Osprey versus Maryland: The nest battle


Osprey versus Maryland: The nest battle

Ospreys return to area, build nest in front of different traffic cam

WASHINGTON -- The persistent ospreys have a more permanent nest option away from traffic cameras now that a platform is in place Thursday morning.

The platform was secured in the area of the Bay Bridge at about 10:45 a.m. Thursday. It came after the federally protected birds returned and built another nest Wednesday afternoon -- but this time in front of a different traffic camera in the same area.

The Maryland Transportation Authority says from noon to 12:15 p.m. Monday through Thursday that its osprey cam will be pan and hold on the nest so people can watch the female osprey. 

The birds built three different nests on a gantry in front of a camera facing the eastern span near the Bay Bridge and each time the Maryland Transportation Authority destroyed them. MDTA continued to remove the nests because they were blocking the camera.

On Wednesday afternoon, the birds rebuilt a nest, but on a gantry facing the western span near the Bay Bridge.

“He’s pretty much on the same gantry, but it went from eastbound to westbound and once again found its primary nesting place in front of another traffic camera,” says Tamory Winfield, the public information officer for MDTA.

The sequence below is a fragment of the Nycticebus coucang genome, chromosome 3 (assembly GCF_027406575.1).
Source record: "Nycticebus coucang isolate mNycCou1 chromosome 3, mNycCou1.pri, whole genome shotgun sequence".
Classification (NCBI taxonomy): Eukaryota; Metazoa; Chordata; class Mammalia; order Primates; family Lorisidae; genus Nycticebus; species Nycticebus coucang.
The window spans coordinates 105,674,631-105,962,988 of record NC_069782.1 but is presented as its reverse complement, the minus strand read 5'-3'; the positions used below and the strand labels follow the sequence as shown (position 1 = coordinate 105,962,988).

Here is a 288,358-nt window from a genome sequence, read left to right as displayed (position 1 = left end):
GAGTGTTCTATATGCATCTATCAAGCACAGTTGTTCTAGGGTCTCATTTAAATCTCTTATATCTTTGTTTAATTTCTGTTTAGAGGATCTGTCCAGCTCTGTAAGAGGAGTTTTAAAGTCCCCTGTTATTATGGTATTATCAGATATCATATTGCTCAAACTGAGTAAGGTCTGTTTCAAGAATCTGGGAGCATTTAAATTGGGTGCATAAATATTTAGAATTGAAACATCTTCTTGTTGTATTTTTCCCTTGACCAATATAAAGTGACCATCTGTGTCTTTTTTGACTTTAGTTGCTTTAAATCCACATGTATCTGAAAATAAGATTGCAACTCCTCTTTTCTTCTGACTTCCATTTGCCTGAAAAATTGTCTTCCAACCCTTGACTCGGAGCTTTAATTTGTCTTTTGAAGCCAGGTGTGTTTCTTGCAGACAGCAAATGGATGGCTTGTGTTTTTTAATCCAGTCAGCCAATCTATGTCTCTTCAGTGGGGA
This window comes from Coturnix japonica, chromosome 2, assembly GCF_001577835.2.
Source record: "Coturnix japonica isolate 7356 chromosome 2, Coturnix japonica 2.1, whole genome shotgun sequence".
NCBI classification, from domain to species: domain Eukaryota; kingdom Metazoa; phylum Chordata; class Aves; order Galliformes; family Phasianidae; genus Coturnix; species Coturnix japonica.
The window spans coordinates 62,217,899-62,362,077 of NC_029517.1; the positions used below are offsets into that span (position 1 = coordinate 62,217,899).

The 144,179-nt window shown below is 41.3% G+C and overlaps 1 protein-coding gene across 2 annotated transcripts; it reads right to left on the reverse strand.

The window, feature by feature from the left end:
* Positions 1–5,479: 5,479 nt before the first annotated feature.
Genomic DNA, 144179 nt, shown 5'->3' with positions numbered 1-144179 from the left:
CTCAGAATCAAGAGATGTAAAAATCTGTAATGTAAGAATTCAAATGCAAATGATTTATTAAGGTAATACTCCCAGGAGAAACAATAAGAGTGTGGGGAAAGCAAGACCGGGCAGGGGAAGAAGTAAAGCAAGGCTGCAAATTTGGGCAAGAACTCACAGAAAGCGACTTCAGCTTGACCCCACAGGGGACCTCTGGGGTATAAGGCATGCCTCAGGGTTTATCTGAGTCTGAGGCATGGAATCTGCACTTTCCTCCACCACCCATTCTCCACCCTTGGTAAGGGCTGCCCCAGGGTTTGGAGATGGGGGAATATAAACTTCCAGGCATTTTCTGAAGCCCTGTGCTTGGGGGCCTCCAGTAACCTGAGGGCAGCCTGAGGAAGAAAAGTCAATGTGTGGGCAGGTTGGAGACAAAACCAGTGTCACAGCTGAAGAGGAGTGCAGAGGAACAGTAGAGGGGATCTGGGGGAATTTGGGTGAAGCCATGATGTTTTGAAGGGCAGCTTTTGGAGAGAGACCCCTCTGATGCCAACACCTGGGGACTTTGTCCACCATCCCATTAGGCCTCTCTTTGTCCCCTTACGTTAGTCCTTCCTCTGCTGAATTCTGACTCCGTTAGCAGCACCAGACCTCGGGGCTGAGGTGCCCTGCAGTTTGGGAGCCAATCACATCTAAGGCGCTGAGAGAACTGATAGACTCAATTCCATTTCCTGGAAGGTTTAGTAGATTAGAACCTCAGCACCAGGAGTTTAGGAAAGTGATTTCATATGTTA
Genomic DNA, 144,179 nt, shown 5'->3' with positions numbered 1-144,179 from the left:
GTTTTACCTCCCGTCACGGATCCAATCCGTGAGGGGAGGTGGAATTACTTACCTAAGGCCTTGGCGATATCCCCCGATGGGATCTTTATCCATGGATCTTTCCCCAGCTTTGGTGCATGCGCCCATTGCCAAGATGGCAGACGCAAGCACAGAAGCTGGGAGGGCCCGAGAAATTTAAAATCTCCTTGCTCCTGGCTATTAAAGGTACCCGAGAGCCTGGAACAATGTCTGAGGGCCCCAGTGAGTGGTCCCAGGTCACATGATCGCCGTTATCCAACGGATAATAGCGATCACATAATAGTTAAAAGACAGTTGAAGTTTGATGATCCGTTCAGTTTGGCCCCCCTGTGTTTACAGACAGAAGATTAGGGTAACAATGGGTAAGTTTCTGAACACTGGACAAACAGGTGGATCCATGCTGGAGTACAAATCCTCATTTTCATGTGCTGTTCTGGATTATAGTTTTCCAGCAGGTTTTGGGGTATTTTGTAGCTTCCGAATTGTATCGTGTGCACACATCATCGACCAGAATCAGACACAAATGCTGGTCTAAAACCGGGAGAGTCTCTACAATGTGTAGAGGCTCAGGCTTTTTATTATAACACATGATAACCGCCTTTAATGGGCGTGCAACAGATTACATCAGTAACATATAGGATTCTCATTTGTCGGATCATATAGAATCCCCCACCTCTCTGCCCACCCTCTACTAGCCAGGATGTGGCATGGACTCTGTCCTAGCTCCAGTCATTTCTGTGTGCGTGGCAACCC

“I can safely say this wasn't expected from anyone,” Winfield says.

John Sales, MDTA spokesman, says the camera has captured images of the birds attacking the camera, which would cost roughly $6,000 to replace. The cameras help MDTA stay informed about traffic issues and dangers on the roadways.

On Tuesday, the area where the ospreys had been building a nest was examined and a wildlife expert said the platform was a good solution.

Craig Koppie, a raptor biologist with the U.S. Fish and Wildlife Services' Chesapeake Bay field office, said the platform moved them not only from the camera, but to a safer spot entirely. Earlier they were right above the signage for the Route 50 Expressway.

"We're basically going to entice the osprey pair to move over. Because they are going to see that the new location, the new added structure, provides what they need on a flat surface," says Koppie.

The new spot is only 15 feet away and Koppie says he is confident the spot will be more appealing to the ospreys.

"[The birds] know that they're dropping their sticks when they're trying to weave them into a small little bracketed area," he says.

In addition to keeping the birds from the camera, it will be safer for them and their future chicks. When they start to fledge and leave the nest, they will be closer to the shoulder.

"They're going to have an ample area to go to and not just literally fall off on the road possibly."

Ospreys, like all migratory birds, are protected under the Migratory Bird Treaty Act. But their nests can be removed from some structures without a permit as long as there are no eggs or birds in the nest.

Follow WTOP's live blog below for updates.

Powered by ScribbleLive Content Marketing Software Platform
Log in to your WTOP account for notifications and alerts customized for you.

Sign up